Provide a brief overview of your project?: BVA is committed to promoting the responsible use of antibiotics within the veterinary profession and has been doing so for many years. BVA also believes that the best way to ensure antibiotic guardianship is through a One Health approach.
BVA decided to create a new One Health AMR awareness poster to launch for European Antibiotics Awareness Day 2016, that could be used in both veterinary and general practice waiting rooms. The poster needed to convey simple messages around responsible use of antibiotics that could be applied to both humans and animals taking a course of antibiotics.
To ensure the poster reached both veterinary and doctor waiting rooms we reached out to the British Medical Association (BMA) and Public Health England to see if they would like to support the poster and add their logo to it. We also asked the Veterinary Medicines Directorate (VMD) to support it too as the regulating body behind the veterinary medicines, including antimicrobials, in the UK. Finally, we included the Antibiotic Guardian logo. All parties agreed, bringing a truly One Health theme to the posters. The inclusion of medical organisations also enabled the poster to be shared more widely with medical professions.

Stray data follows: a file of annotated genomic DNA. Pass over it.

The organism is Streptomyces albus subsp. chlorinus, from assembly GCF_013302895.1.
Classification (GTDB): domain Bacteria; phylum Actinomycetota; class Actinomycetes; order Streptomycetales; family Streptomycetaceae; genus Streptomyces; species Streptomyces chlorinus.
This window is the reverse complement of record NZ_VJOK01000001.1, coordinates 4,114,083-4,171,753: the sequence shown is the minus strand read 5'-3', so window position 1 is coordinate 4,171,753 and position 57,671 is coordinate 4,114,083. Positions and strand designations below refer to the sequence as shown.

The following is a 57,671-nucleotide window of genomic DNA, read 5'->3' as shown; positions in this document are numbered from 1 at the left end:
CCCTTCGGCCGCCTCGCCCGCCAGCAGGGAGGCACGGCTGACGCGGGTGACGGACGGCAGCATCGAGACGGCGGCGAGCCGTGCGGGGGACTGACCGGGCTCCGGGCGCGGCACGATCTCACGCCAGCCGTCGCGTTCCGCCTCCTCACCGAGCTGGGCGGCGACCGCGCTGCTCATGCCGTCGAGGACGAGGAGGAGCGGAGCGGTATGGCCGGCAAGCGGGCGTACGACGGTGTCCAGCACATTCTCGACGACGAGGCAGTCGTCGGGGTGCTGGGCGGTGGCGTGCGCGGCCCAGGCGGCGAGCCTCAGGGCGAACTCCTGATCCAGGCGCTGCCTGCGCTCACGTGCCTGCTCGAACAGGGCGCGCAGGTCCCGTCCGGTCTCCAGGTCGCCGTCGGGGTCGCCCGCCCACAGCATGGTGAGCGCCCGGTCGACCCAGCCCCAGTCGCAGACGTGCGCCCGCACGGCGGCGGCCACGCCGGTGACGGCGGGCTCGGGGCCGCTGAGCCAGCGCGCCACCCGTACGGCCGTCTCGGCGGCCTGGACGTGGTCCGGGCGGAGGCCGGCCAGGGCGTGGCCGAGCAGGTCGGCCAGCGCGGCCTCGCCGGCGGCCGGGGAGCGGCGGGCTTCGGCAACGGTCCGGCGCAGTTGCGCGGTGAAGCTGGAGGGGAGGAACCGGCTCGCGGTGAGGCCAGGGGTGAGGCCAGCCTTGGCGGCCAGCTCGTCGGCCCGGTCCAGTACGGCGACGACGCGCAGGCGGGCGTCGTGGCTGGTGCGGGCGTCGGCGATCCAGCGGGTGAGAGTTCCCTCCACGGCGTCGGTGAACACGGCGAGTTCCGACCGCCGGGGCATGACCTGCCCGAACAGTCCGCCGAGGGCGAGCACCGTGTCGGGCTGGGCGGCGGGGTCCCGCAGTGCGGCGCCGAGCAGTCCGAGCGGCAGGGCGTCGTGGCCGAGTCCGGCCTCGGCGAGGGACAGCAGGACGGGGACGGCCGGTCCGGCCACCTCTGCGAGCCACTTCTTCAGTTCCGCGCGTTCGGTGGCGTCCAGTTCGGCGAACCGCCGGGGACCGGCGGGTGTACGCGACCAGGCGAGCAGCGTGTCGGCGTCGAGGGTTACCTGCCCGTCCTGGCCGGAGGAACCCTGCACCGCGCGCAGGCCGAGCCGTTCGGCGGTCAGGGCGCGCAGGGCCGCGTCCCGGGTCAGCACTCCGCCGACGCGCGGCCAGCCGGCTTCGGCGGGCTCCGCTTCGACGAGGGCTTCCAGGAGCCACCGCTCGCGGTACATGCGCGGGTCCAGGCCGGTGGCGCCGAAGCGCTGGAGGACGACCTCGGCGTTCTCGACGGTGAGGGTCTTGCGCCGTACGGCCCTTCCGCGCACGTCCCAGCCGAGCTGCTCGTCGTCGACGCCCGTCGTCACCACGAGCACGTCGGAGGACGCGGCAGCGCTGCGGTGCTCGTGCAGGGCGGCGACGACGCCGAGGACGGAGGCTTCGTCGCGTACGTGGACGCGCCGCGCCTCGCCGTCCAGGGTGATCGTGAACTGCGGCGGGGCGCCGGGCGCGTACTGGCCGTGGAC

BVA wrote the original copy for the first draft of the poster, but worked with the various supporters to ensure the language and poster design was relevant to both humans and animals. The poster included five “busted” myths around antibiotic prescription and use, and featured images of both humans and animals to illustrate that the messages were intended for all.
To date the poster has been distributed to over 16,000 veterinary professionals through our journal In Practice. It was also widely available at London Vet Show on both the BVA and VMD stands where it gained a lot of positive feedback. Our social media posts about the poster always gain several shares and comments. Further to this, BVA’s Senior Vice President, Sean Wensley, has recently been in discussions with Royal College of General Practitioners in Northern Ireland (RCGP NI) about the use of the poster in GP waiting rooms in Northern Ireland. His recent blog on the poster and his discussions with RCGP is available to read here: https://www.bva.co.uk/news-campaigns-and-policy/bva-community/bva-blog/poster-drop-your-doc-one-health-approach-to-tackling-amr.
The BMA recently included a link to the poster in their Local Medical Committees (LMC) newsletter and are planning further work to promote it to their members.